That said, it hasn't made scheduling playdates or even kid-free outings that easy.
We're Really Good At Saying Goodbye
Now that I
have made friends, I get to anticipate saying goodbye to them in six months to two years. I can’t tell you how many times I’ve met someone, hit it off with her, and then found out that she's moving in six months because her Master's program (or her partner's Ph.D program) is almost completed.
Within our grad school friends group, a few people leave each year. And the longer we’re here, the harder it will be to say goodbye. The first few people who left we barely knew, but now that we’ve been here two-and-half years, we’ve been able to form friendships. I dread saying goodbye. And I dread having to tell my son that his friends are leaving and no, they won't be back soon.
The upside is that, since so many of us in Pullman are far away from family, the friendships have a different tone and although some of them are brief, they're still worthwhile.
Sometimes I Feel Really, Really Old
Every Friday and Saturday night (and sometimes Thursday night too), I can hear music booming from College Hill. It’s a faint but ever present reminder that those kids are having a damn good time and I’m cleaning up the living room because nighttime is the only time I can clean without my son pulling everything out immediately.
The undergrad lifestyle is so carefree and fun-oriented feels so foreign to me now that it makes me feel like I’m 900 years old. I long for the days when all I had to care about was homework and not falling asleep in class and the next fun thing I wanted to do. Then I go for a morning walk and see the kids straggling home in yesterday’s clothes and don’t feel quite so envious anymore.
I Don't Exactly Fit In
When I graduated with my Bachelor's degree, I was
done. "Goodbye, college, see you again never," was my motto. I loved my undergrad, but I was burnt out and ready to move on when it came time to wear the cap and gown. Now that I live in a town where the vast majority of people are students sometimes I feel wistful and wish I was in some Master’s degree program, just so I could be part of the gang.
I don’t have crappy professors to complain about, department gossip to dish out, or a never-ending pile of homework to do. Oh wait, never mind, I don’t wish I was a student.
Instead: I have a human. So, guess we're even?
We're Suddenly Sports Fans
OK, a bit of honesty: I've never experienced college football till I moved to this town. It’s not college football, it’s COLLEGE FOOTBALL. The Washington State Cougars aren’t always the best, but their fans are insanely devoted. My husband and I go to games when our undergrad alma mater Arizona State is in town and root against the Cougs. (Shh. Tell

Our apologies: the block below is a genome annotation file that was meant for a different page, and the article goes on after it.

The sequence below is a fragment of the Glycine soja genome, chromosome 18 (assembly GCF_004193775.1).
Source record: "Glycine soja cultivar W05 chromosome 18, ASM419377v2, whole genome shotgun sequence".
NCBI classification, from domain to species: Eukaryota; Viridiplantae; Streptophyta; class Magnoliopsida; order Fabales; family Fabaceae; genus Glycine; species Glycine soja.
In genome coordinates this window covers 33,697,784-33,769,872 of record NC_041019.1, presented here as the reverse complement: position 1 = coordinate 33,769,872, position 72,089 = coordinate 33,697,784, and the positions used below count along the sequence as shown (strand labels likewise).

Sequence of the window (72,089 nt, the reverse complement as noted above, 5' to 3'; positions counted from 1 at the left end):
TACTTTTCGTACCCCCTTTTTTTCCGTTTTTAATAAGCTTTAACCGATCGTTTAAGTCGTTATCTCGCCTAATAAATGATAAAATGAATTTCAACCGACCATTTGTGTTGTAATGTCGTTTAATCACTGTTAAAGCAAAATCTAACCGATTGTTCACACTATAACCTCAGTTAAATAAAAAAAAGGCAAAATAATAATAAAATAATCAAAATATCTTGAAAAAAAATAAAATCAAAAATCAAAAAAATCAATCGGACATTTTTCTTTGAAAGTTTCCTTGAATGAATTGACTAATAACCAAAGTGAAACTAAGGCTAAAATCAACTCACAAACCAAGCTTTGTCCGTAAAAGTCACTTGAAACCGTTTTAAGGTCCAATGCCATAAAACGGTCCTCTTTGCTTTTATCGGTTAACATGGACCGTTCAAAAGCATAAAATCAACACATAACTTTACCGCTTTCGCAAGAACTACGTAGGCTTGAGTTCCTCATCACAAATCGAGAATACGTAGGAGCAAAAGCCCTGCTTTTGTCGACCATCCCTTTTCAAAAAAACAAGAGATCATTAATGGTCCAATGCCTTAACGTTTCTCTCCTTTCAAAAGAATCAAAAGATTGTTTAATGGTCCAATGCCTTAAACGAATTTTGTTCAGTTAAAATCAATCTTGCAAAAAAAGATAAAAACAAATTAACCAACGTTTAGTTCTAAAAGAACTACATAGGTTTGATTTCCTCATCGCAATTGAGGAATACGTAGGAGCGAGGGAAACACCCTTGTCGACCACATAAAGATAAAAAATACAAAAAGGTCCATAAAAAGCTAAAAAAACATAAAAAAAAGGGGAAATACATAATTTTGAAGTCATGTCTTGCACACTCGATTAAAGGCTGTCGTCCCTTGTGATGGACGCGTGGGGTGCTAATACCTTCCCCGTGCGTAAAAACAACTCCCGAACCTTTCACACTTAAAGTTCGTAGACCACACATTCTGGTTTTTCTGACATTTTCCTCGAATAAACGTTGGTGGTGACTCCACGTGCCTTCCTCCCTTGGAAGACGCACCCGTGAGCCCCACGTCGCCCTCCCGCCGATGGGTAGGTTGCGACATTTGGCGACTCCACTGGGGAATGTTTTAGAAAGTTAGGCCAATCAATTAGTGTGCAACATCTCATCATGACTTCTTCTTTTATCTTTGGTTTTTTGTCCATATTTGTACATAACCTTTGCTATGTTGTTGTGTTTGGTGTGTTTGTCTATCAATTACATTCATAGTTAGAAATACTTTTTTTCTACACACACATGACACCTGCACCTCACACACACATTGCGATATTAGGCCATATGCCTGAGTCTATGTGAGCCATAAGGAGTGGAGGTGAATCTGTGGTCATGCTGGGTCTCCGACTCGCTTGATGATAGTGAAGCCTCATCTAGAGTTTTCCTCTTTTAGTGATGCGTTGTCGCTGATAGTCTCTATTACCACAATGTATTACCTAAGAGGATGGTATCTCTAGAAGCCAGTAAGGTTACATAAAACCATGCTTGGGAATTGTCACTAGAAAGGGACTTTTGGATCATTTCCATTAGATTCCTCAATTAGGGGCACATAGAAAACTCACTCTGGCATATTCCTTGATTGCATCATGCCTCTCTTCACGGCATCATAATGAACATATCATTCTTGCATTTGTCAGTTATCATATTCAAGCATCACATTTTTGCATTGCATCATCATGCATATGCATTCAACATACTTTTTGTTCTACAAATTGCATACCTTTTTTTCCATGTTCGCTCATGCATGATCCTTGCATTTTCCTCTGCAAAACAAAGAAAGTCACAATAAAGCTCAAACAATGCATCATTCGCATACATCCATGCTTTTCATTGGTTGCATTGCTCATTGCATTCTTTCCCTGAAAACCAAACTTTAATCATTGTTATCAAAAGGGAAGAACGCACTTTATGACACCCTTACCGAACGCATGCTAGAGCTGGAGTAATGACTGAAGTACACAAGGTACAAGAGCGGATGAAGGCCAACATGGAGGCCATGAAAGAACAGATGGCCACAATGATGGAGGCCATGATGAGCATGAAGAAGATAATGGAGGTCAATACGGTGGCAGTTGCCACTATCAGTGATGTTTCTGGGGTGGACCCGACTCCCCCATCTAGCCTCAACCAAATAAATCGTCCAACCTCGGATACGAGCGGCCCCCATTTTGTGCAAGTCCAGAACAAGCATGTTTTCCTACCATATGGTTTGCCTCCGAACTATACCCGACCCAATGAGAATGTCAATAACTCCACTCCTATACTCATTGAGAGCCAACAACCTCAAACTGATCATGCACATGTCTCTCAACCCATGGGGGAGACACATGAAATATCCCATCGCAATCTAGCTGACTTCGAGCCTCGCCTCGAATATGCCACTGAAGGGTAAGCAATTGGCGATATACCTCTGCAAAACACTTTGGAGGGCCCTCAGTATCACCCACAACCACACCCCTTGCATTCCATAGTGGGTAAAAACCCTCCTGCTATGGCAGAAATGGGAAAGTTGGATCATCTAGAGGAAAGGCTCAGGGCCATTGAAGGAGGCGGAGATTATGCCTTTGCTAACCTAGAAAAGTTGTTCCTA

On those occasions, I look around and think that it'd be fun to be a Cougs fan. Pullman is so small that the football team is pretty much all there is for entertainment, so people embrace it, whether or not they’re students. It's a cool part of the town, but since I'm not a big fan, it's also really annoying. People flock back into town for each home game and start tailgating on Thursday for a Saturday game, and the town effectively shuts down.
Oh! Make sure to buy beer before the game because the Coug fan's motto is “Win or lose, we still booze.”
Being Young Is Awesome
Even though I'm well beyond my college years, I'm happy to call Pullman home. Life is always moving around us, and no matter what's going on, it's still an incredibly fun and cool place to raise a kid.
My Son Is Always Surrounded By New People
And everyone thinks he's so cute (because he is), and they're always constantly excited to see him. Every day he has the chance to make a few friend or meet someone who'll teach him something new about the world. It's pretty awesome.
Nothing Is Ever The Same
And no, that's not a new Drake song. When we get up every morning, it's like the year has started over completely from scratch. I remember my college years and feeling so free, like anything could happen on any given day. Turns out that life in a college town, even then you're not in college anymore, is very much the same.
Images: Courtesy of Devin Kate Pope (1), Giphy (10)